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landertcsi
Beginner

What is OLEDATA.mso

Lately we receive mails with this attachment. This is recognized as executable file and is therefore blocked by our mail filters.

 

Does anyone see something similar?

1 ACCEPTED SOLUTION

Accepted Solutions

You are correct. MSO files currently are marked as executable due to this defect below:

 

https://bst.cloudapps.cisco.com/bugsearch/bug/CSCvd65801/?reffering_site=dumpcr

 

You would need to set an exception for mso files as listed in the workaround section.

 

Regards,

Libin V

View solution in original post

9 REPLIES 9
Robert Sherwin
Cisco Employee

http://file.org/extension/mso

 

What is a MSO file?

Files that contain the .mso file extension are created by the Microsoft Office 2000 application. When you send an HTML message with a Microsoft Word 2000 attachment using the Microsoft Outlook email application, the message will attach an Oledata.mso file to the email message. This allows users who are not using the Outlook email application to view the file correctly even though they do not have the same software.

The .mso file extension is also created by the Microsoft Organization Chart tool. This tool allows users to create and edit organizational charts in Microsoft Office 2003. The charts that are created are saved with the .mso file extension.

landertcsi
Beginner

Of course I knew this, but why are they arriving more frequently lately?

 

As I've seen from a user screenshot (by the sender), the mail was sent via Outlook 2016 or Office 365.

Very strange.

Thanks for the answer. I wonder why this file is tagged as executable? But as it seems, we need to write an exception to that rule so mails with that file come through.

You are correct. MSO files currently are marked as executable due to this defect below:

 

https://bst.cloudapps.cisco.com/bugsearch/bug/CSCvd65801/?reffering_site=dumpcr

 

You would need to set an exception for mso files as listed in the workaround section.

 

Regards,

Libin V

View solution in original post

Hello,

 

Is there a way to skip this file but still analizing the rest of the file ?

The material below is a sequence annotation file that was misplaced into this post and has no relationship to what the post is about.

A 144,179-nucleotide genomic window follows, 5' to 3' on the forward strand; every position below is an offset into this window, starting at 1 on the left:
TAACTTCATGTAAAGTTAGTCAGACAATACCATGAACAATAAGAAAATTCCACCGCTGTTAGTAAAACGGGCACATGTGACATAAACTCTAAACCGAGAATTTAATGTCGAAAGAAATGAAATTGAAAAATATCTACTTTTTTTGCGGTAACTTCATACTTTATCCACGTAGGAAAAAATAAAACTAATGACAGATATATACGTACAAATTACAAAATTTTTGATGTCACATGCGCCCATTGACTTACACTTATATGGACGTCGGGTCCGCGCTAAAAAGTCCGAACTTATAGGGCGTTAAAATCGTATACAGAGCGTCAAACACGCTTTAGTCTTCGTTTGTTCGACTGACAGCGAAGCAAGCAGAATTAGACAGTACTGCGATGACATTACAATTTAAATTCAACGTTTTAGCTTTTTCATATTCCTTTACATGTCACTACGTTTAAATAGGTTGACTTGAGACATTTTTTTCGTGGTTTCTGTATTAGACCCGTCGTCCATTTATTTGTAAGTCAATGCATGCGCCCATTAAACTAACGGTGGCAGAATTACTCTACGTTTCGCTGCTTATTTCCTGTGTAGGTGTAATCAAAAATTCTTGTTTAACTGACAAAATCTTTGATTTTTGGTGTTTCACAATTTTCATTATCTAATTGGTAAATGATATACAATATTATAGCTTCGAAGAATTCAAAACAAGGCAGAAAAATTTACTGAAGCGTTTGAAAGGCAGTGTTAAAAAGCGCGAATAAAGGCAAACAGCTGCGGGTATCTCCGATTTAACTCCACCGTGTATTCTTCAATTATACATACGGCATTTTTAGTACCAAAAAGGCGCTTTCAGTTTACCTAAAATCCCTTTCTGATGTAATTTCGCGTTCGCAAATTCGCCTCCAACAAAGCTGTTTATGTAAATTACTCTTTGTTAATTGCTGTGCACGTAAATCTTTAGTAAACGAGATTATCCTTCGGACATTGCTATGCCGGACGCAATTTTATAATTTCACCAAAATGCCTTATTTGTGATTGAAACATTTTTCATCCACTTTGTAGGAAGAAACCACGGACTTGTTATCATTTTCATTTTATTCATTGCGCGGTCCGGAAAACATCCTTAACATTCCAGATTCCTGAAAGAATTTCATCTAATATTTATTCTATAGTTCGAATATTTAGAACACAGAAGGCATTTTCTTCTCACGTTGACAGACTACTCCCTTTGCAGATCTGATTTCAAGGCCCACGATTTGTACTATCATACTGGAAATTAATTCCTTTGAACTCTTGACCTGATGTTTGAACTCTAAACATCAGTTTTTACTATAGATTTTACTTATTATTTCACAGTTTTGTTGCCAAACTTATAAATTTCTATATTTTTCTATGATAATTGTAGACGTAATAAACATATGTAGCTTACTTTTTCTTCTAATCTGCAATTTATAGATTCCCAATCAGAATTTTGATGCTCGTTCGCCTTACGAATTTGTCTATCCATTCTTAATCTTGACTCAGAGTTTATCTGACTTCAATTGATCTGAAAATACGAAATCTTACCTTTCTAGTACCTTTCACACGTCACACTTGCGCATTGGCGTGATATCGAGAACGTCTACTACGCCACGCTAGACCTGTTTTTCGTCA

Currently the workaround propose by Cisco doesn't suit in term of security.

 

Thanks !

Personally I strip them. If you need a message filter:

 

File-Stripper:
if (true) {
    drop-attachments-by-name('(?i)\\.(emz|mso|wmz)$');
}
.

 

It's Office legacy, so hardly major. The other two types were originally exploitable. For configurations with multiple listeners, the dummy condition would need to be changed to focus on your incoming listener unless your senders are part of the problem.

I have a related but different problem. Current versions of Outlook automatically add oledata.mso to ALL replies in HTML formats... And some moron in our IT department has identified these as a security threat, and so if you REPLY to any mail to an external e-mail address, the moronic file system rejects the send, rather than just stripping the #^@^$$@^@ stupid .mso addition

ATM, the only solution is to either permanently use only rich text for replies, or to set that for each message it might apply to.

MY question is, is there any way to force Outlook to not append this stupid "risky" add-on, or to strip it off during the send process (ON the sending machine), as suggested by the above.Trying to get our IT bureaucracy to change their idiotic policy is not happening.

Harry Symeonidis
Beginner

Although this is an old thread, I will provide another solution as I 've had the same issue with the Outlook 365 desktop client.

So, you are sending an oledata.mso file with HTML email messages unintentionally?

1) The problem is you (the sender), not the recipient.

2) Do not try to mess around with filetypes.

3) Send an email to yourself (your Microsoft 365 email address) with your Outlook 2016/2019/365 desktop client.

4) Check your email with Outlook Web at https://outlook.live.com/mail/0/inbox or whatever that is.

5) Stay in Outlook Web and forward the email back to yourself (ping - pong) but delete the oledata.mso attachment before sending.

6) Grab and copy your signature to the clipboard.

7) Go back to the Outlook desktop client.

Go to your signatures, delete the existing one, create a new one and paste your signature from the clipboard.

9) Save and assign to the desired mailboxes.

 

I tested this workaround with my Gmail on the Outlook 365 desktop app and hope it will help you or anyone interested.

 

Best regards,

Harry

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